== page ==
A Book Review: The Undisputed Guide to Pro Basketball History

As promised, we’re doing a review of the FreeDarko book, The Undisputed Guide to Pro Basketball History. If you missed the review on their other project, “Macrophenomenal Pro Basketball Almanac, you can read that post here.

In 2010, this collective, self described as a movement that “crawled out of the muck of a fantasy league message board”, returned with an illustrated encyclopedia that will satisfy any and all basketball nerds.

A few fun facts that I learned from reading TUGTPBH:

  • We all know that a Canadian named Dr. James Naismith invented the game of basketball while living in Springfield, Massachusetts.What I did not know is that basketball developed from a Canadian schoolyard game called “duck on the rock.” The premise of the game was to use a ball to knock a small rock (the duck) off of a larger rock. A person would guard the “duck” and apparently the best way to get the ball past the guard was to arc it. inaismi001p1
  • Up until 1937, teams would perform a jump ball after every basket was scored. Can you imagine how slow the tempos of those early games were? People complain about the constant starts and stops inherent in American football games, and that baseball is too slow, but my guess is if they hadn’t adjusted the jump ball rule, there’d be no NBA today. You’d probably be watching a bunch of black athletes dominating on the soccer pitch.
  • Josh Smith’s mother was an R & B singer named Paulette Reaves (I’m telling you these guys are thorough), who was famous for songs like “Do It Again” and “Flesh”, and Ralph Sampson had a daughter who grew up to be neo-soul singer India Arie.

What is also cool, is learning about the fringe novelty teams that barnstormed America which helped popularize the game. In addition to the Harlem Globetrotters (akin to seeing the circus in many people’s opinion), there were the Rens, the first All Black team to win a world title in any sport.

The All-American Red Heads was a group of red headed women (some natural, some dyed) who played up 200 exhibition (six on six but with men’s rules)games during a seven month season. They started by driving around in a station wagon, but eventually moved up to limousine status. Their popularity waned by 1973, which was when the colleges were finally forced to implement sports teams for women.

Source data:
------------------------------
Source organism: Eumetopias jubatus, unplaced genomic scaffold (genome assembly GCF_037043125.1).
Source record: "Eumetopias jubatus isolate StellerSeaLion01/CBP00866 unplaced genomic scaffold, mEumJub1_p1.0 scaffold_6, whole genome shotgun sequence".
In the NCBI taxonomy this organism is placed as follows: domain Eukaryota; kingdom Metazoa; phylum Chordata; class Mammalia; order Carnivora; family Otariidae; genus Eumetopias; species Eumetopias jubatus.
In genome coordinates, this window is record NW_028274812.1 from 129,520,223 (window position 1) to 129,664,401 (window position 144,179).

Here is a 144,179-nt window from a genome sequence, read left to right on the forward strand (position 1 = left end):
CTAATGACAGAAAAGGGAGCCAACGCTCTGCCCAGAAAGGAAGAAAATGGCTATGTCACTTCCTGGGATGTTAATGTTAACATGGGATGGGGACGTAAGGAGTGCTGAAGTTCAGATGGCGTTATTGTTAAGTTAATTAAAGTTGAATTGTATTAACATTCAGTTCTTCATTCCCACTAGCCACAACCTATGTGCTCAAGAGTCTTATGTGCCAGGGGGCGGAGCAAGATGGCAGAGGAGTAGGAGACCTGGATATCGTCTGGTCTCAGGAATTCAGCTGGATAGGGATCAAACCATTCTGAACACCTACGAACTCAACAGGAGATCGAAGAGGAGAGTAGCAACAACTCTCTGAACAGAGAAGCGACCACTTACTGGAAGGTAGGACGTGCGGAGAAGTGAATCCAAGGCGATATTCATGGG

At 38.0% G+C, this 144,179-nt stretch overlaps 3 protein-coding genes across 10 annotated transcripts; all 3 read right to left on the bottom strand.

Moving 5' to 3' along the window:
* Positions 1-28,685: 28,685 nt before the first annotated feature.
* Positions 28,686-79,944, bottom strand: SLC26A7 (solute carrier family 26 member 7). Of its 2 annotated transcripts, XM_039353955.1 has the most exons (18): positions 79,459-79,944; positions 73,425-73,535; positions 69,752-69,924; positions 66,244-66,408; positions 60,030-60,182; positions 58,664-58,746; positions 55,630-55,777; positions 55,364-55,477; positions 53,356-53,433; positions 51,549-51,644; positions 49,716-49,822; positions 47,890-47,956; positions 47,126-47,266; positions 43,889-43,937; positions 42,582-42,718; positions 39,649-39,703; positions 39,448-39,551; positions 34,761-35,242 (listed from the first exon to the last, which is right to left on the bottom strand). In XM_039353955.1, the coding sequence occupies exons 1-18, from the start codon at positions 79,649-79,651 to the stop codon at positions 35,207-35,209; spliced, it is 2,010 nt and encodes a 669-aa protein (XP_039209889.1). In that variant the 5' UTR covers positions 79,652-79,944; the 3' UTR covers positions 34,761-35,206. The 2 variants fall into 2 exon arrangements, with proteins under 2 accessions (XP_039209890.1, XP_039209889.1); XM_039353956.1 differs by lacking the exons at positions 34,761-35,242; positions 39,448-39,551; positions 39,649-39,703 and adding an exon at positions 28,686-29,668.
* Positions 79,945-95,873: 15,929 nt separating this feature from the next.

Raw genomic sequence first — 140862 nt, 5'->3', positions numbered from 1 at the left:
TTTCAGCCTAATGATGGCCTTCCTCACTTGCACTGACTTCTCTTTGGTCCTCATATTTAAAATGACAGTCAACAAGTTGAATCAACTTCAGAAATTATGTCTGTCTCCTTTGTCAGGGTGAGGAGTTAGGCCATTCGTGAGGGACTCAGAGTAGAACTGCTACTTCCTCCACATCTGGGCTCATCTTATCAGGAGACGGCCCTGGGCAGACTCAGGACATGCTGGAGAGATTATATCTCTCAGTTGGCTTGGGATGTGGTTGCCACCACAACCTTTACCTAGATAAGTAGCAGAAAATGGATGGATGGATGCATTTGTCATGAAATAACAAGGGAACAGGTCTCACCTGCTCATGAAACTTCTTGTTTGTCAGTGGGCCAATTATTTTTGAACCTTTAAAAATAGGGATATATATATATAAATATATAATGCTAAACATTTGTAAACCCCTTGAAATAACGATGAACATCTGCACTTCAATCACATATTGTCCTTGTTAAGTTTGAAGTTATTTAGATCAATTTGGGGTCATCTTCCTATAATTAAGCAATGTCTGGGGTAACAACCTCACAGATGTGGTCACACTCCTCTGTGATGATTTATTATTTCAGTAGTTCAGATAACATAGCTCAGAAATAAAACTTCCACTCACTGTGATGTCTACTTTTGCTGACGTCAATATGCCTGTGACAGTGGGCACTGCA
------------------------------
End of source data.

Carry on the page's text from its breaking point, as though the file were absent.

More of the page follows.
In addition to learning how the NBA was created (a merger of the NBL and BAA), the book breaks down milieu of each NBA decade, starting with the early Celtics dominance, and finishing with the dynasties of the Lakers and Spurs.

This book was published six years ago–right before Lebron James made the infamous “decision” that would help him achieve full “Lebron” status. I wonder if in four years, Bethlehem Shoals and company will add an extra chapter to account for this current decade.

We haven’t seen an  NBA Finals without LBJ since the 2010 Lakers-Celtics 7 game extravaganza. Even then, FreeDarko wrote about James, that “amazing is a continuous state.” This observation hinted at what the future held in store for Lebron and the game of basketball.

The Undisputed Guide to Pro Basketball History is the kind of thing that it is to be absorbed rather than consumed. The density of the material forced me into a chapter per sitting regiment (in which I finished over the course of a month). This book isn’t for everyone. If you’re the kind of person who would rather read a book written by a Swedish guy obsessed with spies, then this isn’t the book for you–in fact what are you even doing on this site?

I’m not saying that this book is a must read, but it is a must own. Just put it on your coffee table, and within a few days your life will become infinitely better. Trust me on this one.



Bobby Mickey is the alter ego of writer and poet Edward Austin Robertson. When he isn’t involved in some basketball related activity, actively looking for parties to deejay or venues to perform comedy, he can be found recording podcasts with Craig Stein at Fullsass Studios. Follow him on twitter @clickpicka79. For booking inquiries, send contact info to thisagoodassgame@gmail.com.